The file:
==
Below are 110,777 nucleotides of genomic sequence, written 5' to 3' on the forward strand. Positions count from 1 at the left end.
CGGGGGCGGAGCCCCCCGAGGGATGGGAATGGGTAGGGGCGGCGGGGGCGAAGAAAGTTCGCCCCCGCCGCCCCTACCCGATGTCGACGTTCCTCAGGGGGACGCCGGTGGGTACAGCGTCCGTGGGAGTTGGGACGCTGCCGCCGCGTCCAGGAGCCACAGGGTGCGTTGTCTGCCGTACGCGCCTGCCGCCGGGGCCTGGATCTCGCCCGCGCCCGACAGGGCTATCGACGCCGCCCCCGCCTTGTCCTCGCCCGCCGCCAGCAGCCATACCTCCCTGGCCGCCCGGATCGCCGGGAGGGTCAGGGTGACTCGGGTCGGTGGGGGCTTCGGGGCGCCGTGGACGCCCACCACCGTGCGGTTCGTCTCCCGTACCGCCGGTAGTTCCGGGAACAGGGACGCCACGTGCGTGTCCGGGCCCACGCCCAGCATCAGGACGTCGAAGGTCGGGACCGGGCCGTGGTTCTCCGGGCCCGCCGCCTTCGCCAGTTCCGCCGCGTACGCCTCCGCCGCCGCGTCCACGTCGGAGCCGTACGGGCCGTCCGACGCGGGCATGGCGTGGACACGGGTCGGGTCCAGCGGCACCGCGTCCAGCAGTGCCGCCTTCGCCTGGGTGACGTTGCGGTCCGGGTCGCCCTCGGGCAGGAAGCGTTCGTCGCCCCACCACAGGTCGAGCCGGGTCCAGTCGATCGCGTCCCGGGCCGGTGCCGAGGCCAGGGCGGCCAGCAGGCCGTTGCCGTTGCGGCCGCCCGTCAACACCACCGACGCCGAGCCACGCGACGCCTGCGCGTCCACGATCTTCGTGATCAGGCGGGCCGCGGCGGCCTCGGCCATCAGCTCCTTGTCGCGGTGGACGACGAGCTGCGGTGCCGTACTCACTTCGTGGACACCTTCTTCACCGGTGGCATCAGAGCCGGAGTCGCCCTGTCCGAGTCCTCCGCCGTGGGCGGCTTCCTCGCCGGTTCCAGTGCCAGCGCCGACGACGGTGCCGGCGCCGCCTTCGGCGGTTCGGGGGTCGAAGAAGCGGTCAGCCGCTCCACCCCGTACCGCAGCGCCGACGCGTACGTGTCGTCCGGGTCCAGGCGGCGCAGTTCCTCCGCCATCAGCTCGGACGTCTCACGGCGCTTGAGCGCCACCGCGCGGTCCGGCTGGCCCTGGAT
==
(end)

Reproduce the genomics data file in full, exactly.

Below are 110,777 nucleotides of genomic sequence, written 5' to 3' on the forward strand. Positions count from 1 at the left end.
CGGGGGCGGAGCCCCCCGAGGGATGGGAATGGGTAGGGGCGGCGGGGGCGAAGAAAGTTCGCCCCCGCCGCCCCTACCCGATGTCGACGTTCCTCAGGGGGACGCCGGTGGGTACAGCGTCCGTGGGAGTTGGGACGCTGCCGCCGCGTCCAGGAGCCACAGGGTGCGTTGTCTGCCGTACGCGCCTGCCGCCGGGGCCTGGATCTCGCCCGCGCCCGACAGGGCTATCGACGCCGCCCCCGCCTTGTCCTCGCCCGCCGCCAGCAGCCATACCTCCCTGGCCGCCCGGATCGCCGGGAGGGTCAGGGTGACTCGGGTCGGTGGGGGCTTCGGGGCGCCGTGGACGCCCACCACCGTGCGGTTCGTCTCCCGTACCGCCGGTAGTTCCGGGAACAGGGACGCCACGTGCGTGTCCGGGCCCACGCCCAGCATCAGGACGTCGAAGGTCGGGACCGGGCCGTGGTTCTCCGGGCCCGCCGCCTTCGCCAGTTCCGCCGCGTACGCCTCCGCCGCCGCGTCCACGTCGGAGCCGTACGGGCCGTCCGACGCGGGCATGGCGTGGACACGGGTCGGGTCCAGCGGCACCGCGTCCAGCAGTGCCGCCTTCGCCTGGGTGACGTTGCGGTCCGGGTCGCCCTCGGGCAGGAAGCGTTCGTCGCCCCACCACAGGTCGAGCCGGGTCCAGTCGATCGCGTCCCGGGCCGGTGCCGAGGCCAGGGCGGCCAGCAGGCCGTTGCCGTTGCGGCCGCCCGTCAACACCACCGACGCCGAGCCACGCGACGCCTGCGCGTCCACGATCTTCGTGATCAGGCGGGCCGCGGCGGCCTCGGCCATCAGCTCCTTGTCGCGGTGGACGACGAGCTGCGGTGCCGTACTCACTTCGTGGACACCTTCTTCACCGGTGGCATCAGAGCCGGAGTCGCCCTGTCCGAGTCCTCCGCCGTGGGCGGCTTCCTCGCCGGTTCCAGTGCCAGCGCCGACGACGGTGCCGGCGCCGCCTTCGGCGGTTCGGGGGTCGAAGAAGCGGTCAGCCGCTCCACCCCGTACCGCAGCGCCGACGCGTACGTGTCGTCCGGGTCCAGGCGGCGCAGTTCCTCCGCCATCAGCTCGGACGTCTCACGGCGCTTGAGCGCCACCGCGCGGTCCGGCTGGCCCTGGAT